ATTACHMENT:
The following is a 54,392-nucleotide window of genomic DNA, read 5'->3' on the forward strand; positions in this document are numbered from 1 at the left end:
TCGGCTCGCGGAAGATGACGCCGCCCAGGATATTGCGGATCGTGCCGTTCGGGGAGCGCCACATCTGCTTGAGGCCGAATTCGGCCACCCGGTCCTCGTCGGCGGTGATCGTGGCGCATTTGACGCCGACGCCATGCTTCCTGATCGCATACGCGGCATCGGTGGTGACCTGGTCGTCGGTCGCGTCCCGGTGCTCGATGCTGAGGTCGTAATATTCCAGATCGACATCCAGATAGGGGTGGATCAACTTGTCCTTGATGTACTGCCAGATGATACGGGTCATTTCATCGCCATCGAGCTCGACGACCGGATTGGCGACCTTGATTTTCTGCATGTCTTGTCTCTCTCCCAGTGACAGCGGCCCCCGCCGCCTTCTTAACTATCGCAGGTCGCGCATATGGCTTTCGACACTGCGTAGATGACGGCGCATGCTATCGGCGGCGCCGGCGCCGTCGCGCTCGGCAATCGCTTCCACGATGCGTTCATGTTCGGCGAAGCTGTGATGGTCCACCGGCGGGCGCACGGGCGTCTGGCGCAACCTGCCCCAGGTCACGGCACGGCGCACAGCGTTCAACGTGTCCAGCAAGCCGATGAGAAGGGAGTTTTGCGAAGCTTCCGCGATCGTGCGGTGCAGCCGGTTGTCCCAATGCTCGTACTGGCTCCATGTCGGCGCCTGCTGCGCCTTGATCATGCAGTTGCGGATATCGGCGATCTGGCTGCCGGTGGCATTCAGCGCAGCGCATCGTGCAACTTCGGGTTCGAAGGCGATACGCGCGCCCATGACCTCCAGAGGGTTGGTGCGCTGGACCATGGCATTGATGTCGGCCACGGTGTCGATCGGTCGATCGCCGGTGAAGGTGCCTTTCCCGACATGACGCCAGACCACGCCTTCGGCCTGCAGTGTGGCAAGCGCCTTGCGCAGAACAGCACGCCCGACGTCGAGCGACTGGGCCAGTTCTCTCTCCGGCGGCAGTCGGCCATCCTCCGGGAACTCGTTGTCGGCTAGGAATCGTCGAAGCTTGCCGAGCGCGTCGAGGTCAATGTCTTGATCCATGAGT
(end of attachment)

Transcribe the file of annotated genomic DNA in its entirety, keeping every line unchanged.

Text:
The following is a 54,392-nucleotide window of genomic DNA, read 5'->3' on the forward strand; positions in this document are numbered from 1 at the left end:
TCGGCTCGCGGAAGATGACGCCGCCCAGGATATTGCGGATCGTGCCGTTCGGGGAGCGCCACATCTGCTTGAGGCCGAATTCGGCCACCCGGTCCTCGTCGGCGGTGATCGTGGCGCATTTGACGCCGACGCCATGCTTCCTGATCGCATACGCGGCATCGGTGGTGACCTGGTCGTCGGTCGCGTCCCGGTGCTCGATGCTGAGGTCGTAATATTCCAGATCGACATCCAGATAGGGGTGGATCAACTTGTCCTTGATGTACTGCCAGATGATACGGGTCATTTCATCGCCATCGAGCTCGACGACCGGATTGGCGACCTTGATTTTCTGCATGTCTTGTCTCTCTCCCAGTGACAGCGGCCCCCGCCGCCTTCTTAACTATCGCAGGTCGCGCATATGGCTTTCGACACTGCGTAGATGACGGCGCATGCTATCGGCGGCGCCGGCGCCGTCGCGCTCGGCAATCGCTTCCACGATGCGTTCATGTTCGGCGAAGCTGTGATGGTCCACCGGCGGGCGCACGGGCGTCTGGCGCAACCTGCCCCAGGTCACGGCACGGCGCACAGCGTTCAACGTGTCCAGCAAGCCGATGAGAAGGGAGTTTTGCGAAGCTTCCGCGATCGTGCGGTGCAGCCGGTTGTCCCAATGCTCGTACTGGCTCCATGTCGGCGCCTGCTGCGCCTTGATCATGCAGTTGCGGATATCGGCGATCTGGCTGCCGGTGGCATTCAGCGCAGCGCATCGTGCAACTTCGGGTTCGAAGGCGATACGCGCGCCCATGACCTCCAGAGGGTTGGTGCGCTGGACCATGGCATTGATGTCGGCCACGGTGTCGATCGGTCGATCGCCGGTGAAGGTGCCTTTCCCGACATGACGCCAGACCACGCCTTCGGCCTGCAGTGTGGCAAGCGCCTTGCGCAGAACAGCACGCCCGACGTCGAGCGACTGGGCCAGTTCTCTCTCCGGCGGCAGTCGGCCATCCTCCGGGAACTCGTTGTCGGCTAGGAATCGTCGAAGCTTGCCGAGCGCGTCGAGGTCAATGTCTTGATCCATGAGT